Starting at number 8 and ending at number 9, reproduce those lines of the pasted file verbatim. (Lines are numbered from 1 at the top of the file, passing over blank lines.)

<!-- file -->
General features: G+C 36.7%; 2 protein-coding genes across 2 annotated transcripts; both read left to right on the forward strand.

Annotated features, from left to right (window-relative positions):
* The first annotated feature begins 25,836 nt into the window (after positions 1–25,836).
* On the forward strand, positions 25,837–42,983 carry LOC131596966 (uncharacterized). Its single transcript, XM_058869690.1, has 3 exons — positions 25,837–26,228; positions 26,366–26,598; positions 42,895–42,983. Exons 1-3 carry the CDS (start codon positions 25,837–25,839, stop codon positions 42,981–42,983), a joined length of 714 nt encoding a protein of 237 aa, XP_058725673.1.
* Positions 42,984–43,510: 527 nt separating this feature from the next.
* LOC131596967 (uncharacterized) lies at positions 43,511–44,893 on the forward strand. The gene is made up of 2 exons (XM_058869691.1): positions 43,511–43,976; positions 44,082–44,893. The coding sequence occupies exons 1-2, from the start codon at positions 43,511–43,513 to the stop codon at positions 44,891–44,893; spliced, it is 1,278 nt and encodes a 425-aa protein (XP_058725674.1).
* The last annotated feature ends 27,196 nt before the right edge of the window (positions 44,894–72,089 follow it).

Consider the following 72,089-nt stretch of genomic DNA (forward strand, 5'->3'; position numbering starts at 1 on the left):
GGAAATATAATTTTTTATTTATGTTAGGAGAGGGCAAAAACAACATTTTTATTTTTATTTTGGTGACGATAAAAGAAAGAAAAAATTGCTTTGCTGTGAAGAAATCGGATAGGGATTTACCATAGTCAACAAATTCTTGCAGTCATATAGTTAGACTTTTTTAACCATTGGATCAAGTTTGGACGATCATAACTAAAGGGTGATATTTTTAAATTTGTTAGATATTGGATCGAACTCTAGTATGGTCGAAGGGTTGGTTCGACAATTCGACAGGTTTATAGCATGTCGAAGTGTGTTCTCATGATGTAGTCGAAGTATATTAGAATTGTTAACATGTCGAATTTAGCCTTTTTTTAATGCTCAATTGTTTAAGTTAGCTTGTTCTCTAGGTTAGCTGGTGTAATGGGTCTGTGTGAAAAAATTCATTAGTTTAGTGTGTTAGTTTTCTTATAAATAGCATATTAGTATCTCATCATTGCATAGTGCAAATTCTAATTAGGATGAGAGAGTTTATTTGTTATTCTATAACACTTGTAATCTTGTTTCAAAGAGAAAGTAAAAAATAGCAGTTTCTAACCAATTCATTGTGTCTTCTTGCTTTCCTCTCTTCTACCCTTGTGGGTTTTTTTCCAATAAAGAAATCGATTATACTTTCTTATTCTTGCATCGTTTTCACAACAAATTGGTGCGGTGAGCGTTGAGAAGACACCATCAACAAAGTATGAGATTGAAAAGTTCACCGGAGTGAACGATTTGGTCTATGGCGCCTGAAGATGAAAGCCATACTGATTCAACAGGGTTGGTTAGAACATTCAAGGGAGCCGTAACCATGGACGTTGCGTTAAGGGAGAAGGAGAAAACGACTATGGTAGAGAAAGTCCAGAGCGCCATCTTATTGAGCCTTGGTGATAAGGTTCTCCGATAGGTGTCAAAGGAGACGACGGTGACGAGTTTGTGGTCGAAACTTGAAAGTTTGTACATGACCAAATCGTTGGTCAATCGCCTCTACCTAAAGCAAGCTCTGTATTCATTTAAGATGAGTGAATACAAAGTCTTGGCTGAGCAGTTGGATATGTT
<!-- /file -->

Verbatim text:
Consider the following 72,089-nt stretch of genomic DNA (forward strand, 5'->3'; position numbering starts at 1 on the left):
GGAAATATAATTTTTTATTTATGTTAGGAGAGGGCAAAAACAACATTTTTATTTTTATTTTGGTGACGATAAAAGAAAGAAAAAATTGCTTTGCTGTGAAGAAATCGGATAGGGATTTACCATAGTCAACAAATTCTTGCAGTCATATAGTTAGACTTTTTTAACCATTGGATCAAGTTTGGACGATCATAACTAAAGGGTGATATTTTTAAATTTGTTAGATATTGGATCGAACTCTAGTATGGTCGAAGGGTTGGTTCGACAATTCGACAGGTTTATAGCATGTCGAAGTGTGTTCTCATGATGTAGTCGAAGTATATTAGAATTGTTAACATGTCGAATTTAGCCTTTTTTTAATGCTCAATTGTTTAAGTTAGCTTGTTCTCTAGGTTAGCTGGTGTAATGGGTCTGTGTGAAAAAATTCATTAGTTTAGTGTGTTAGTTTTCTTATAAATAGCATATTAGTATCTCATCATTGCATAGTGCAAATTCTAATTAGGATGAGAGAGTTTATTTGTTATTCTATAACACTTGTAATCTTGTTTCAAAGAGAAAGTAAAAAATAGCAGTTTCTAACCAATTCATTGTGTCTTCTTGCTTTCCTCTCTTCTACCCTTGTGGGTTTTTTTCCAATAAAGAAATCGATTATACTTTCTTATTCTTGCATCGTTTTCACAACAAATTGGTGCGGTGAGCGTTGAGAAGACACCATCAACAAAGTATGAGATTGAAAAGTTCACCGGAGTGAACGATTTGGTCTATGGCGCCTGAAGATGAAAGCCATACTGATTCAACAGGGTTGGTTAGAACATTCAAGGGAGCCGTAACCATGGACGTTGCGTTAAGGGAGAAGGAGAAAACGACTATGGTAGAGAAAGTCCAGAGCGCCATCTTATTGAGCCTTGGTGATAAGGTTCTCCGATAGGTGTCAAAGGAGACGACGGTGACGAGTTTGTGGTCGAAACTTGAAAGTTTGTACATGACCAAATCGTTGGTCAATCGCCTCTACCTAAAGCAAGCTCTGTATTCATTTAAGATGAGTGAATACAAAGTCTTGGCTGAGCAGTTGGATATGTT